Cuba Illegal Exit
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Record Number of Cubans Crossing the Mexican Border to USA

Record Number of Cubans Crossing the Mexican Border to USA
August 11, 2014
Wilfredo Cancio Isla (Cafe Fuerte)

HAVANA TIMES — More than 14,000 Cubans crossed the Mexican border into
the United States in the 2014 fiscal year, setting a historical record
for the illegal inflow of Cuban citizens through US immigration control
points.

Statistics made available to CafeFuerte by the Customs and Border
Protection Department indicate that, as of July 21 this year, a total of
20,522 people of Cuban nationality had arrived in the United States
through border points, 13,911 of them through the Mexican border.

The data points to a notable rise in the number of Cuban immigrants,
with figures from the two last months of the current fiscal year (which
ends on September 30) still to come.

Unstoppable Growth

In 2013, the figures rose by 40%, with over 16,000 people invoking the
Cuban Adjustment Act (CAA) to request asylum at different border points,
13,664 at the Mexican border.

This has been a particularly tense and busy time for US immigration
dealing with thousands of Central American children without any means of
identification. Meanwhile Cubans continue to request asylum before the
authorities, invoking the special migratory prerogatives that apply to them.

Some 89,000 Cubans have entered the United States through the Mexican
border alone since 2005.

The number of Cubans requesting asylum hasn’t only skyrocketed at the
Mexican border. Other border control points in the northern United
States, such as the Buffalo-Niagara Falls crossing and Champlain-Rouses
Point, in New York, are beginning to see greater and greater numbers of
Cubans produce a piece of identification and invoke the Cuban Adjustment
Act.

The figures analyzed encompass 121 border control points, immigration
posts and airports, but do not include the 56,410 Cubans whose entry
into the country is registered at the Miami International Airport. These
statistics include all travelers that receive an I-94 form (those who
arrive with an immigration permit and those who enter the country as
visitors for family or work-related reasons, holding a B1 or B2 visas),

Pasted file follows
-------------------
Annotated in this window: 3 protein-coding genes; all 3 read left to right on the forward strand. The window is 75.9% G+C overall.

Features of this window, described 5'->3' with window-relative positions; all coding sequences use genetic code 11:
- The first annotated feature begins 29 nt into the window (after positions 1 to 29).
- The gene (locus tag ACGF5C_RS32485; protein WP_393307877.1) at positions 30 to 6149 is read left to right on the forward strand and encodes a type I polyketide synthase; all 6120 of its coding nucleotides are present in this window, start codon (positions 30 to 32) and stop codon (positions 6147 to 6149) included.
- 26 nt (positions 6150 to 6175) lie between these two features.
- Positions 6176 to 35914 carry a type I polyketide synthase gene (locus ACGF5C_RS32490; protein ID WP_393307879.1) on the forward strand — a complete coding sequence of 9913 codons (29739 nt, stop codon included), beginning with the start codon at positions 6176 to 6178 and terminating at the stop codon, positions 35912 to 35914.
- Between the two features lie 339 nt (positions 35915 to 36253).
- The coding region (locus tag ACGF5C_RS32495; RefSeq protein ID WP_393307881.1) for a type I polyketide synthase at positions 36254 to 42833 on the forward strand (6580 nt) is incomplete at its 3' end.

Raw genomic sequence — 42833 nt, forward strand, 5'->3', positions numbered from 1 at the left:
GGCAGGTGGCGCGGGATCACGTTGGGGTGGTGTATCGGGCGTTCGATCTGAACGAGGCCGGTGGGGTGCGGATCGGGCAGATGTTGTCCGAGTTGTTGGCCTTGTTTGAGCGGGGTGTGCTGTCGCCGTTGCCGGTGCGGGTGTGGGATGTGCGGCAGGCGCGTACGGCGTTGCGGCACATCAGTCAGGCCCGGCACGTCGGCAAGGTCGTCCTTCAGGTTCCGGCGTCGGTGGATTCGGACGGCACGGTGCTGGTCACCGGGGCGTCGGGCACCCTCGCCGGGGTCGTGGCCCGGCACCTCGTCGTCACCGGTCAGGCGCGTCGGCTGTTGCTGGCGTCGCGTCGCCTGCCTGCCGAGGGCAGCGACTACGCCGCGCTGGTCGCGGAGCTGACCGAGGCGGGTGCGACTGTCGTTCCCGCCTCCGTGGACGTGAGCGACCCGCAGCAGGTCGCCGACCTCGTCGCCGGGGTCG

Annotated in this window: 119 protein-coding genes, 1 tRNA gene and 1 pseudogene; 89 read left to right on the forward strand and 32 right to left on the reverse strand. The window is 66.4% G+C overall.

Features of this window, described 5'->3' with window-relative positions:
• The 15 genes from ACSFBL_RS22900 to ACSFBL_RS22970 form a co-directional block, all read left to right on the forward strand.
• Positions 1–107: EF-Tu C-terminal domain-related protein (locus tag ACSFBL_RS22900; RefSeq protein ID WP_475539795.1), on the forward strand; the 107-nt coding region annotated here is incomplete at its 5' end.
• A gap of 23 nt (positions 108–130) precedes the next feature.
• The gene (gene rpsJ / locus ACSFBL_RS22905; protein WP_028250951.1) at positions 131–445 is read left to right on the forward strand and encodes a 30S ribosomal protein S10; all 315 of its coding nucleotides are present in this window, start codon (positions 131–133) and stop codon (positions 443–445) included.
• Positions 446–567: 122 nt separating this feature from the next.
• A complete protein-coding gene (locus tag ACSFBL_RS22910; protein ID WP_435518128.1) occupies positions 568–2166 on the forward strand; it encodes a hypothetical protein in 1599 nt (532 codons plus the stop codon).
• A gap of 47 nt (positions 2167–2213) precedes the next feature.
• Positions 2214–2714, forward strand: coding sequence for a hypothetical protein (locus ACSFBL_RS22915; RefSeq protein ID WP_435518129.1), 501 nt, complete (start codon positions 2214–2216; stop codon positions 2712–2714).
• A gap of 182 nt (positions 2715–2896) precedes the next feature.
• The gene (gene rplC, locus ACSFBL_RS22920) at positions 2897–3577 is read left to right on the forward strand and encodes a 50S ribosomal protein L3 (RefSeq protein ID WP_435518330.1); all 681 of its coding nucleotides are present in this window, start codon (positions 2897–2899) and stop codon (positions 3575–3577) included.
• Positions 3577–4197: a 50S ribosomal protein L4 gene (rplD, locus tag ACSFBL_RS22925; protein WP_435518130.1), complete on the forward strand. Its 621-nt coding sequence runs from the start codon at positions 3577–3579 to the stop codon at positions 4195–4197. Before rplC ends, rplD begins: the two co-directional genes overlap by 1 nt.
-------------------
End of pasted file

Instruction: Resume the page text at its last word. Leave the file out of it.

but they do not specify the number of Cubans who request asylum after
setting foot on US soil.

The Cuban-Spanish Avalanche

The number of Cubans with Spanish nationality who request asylum under
the Cuban Adjustment Act upon arrival at the Miami airport has increased
considerably over the past three years. Travelers with Spanish passports
or passports from EU countries do not require a visa to enter the United
States, only a document or waiver secured through the Electronic System
for Travel Authorization (ESTA).

More than 180 thousand Cubans have become naturalized Spanish citizens
under the Historical Memory Law, also known as the Grandchildren’s Law,
which came into effect in December of 2008. Many of the so-called
cubañoles (Cuban-Spaniards) have used their newly-acquired citizenship
as springboard to travel without visa requirements and settle in the
United States.

Though Cubans holding Spanish passports are being granted entrance as an
asylum seeker at the Miami airport almost automatically, the process
depends on the immigration official.

The porosity of border check points for illegal Cuban immigration
constitutes an incentive for thousands of people who are now able to
travel to third countries, thanks to the migratory reforms that the Raul
Castro government made effective in January of 2013.

Dangerous Journeys

Border crossings and requests for asylum at US airports by Cubans has
been spiraling out of control ever since.

A high number of refugees arriving in the United States are Cubans who
travel through Central American countries. They arrive in these
countries by sea and later cross the Mexican border. The Cayman Islands
have recently become a transit point for vessels carrying Cuban migrants
and the stage of violent incidents, in which those detained in the high
seas refuse to be repatriated. Others undertake dangerous journeys from
South America, chiefly Ecuador.

Cubans have continued to attempt crossing the Strait of Florida on rafts
or speedboats, but more rigorous monitoring by the Coast Guard Service
has reduced the number of people attempting to reach US coasts this way
significantly. So far this year, 1,561 Cubans have been intercepted out
at sea and repatriated – the largest number registered since 2008.

The United States issues some 20 thousand traveler visas to Cubans every
year and the average number of people visiting the country for
family-related, cultural and other matters was over 26 thousand in 2013.
A high number of these visas are valid for a five year period.

No measure, however, appears sufficient to put an end to the Cuban exodus.

CUBAN IMMIGRATION DATA BY BORDER CONTROL POINTS (2005-2014)

2005- 11,524 (7,267 through the Mexican border)
2006- 13,405 (8,639)
2007- 13,840 (9,566)
2008- 11,146 (10,030)
2009- 7,803 (5,893)
2010- 6,286 (5,570)
2011- 7,051 (5,973)
2012- 9,191 (8,273)
2013- 16,184 (13,664)
2014- 20,522 (13,911)*

*As of July 21, 2014.

Source: Record Number of Cubans Crossing the Mexican Border to USA –
Havana Times.org – http://www.havanatimes.org/?p=105447

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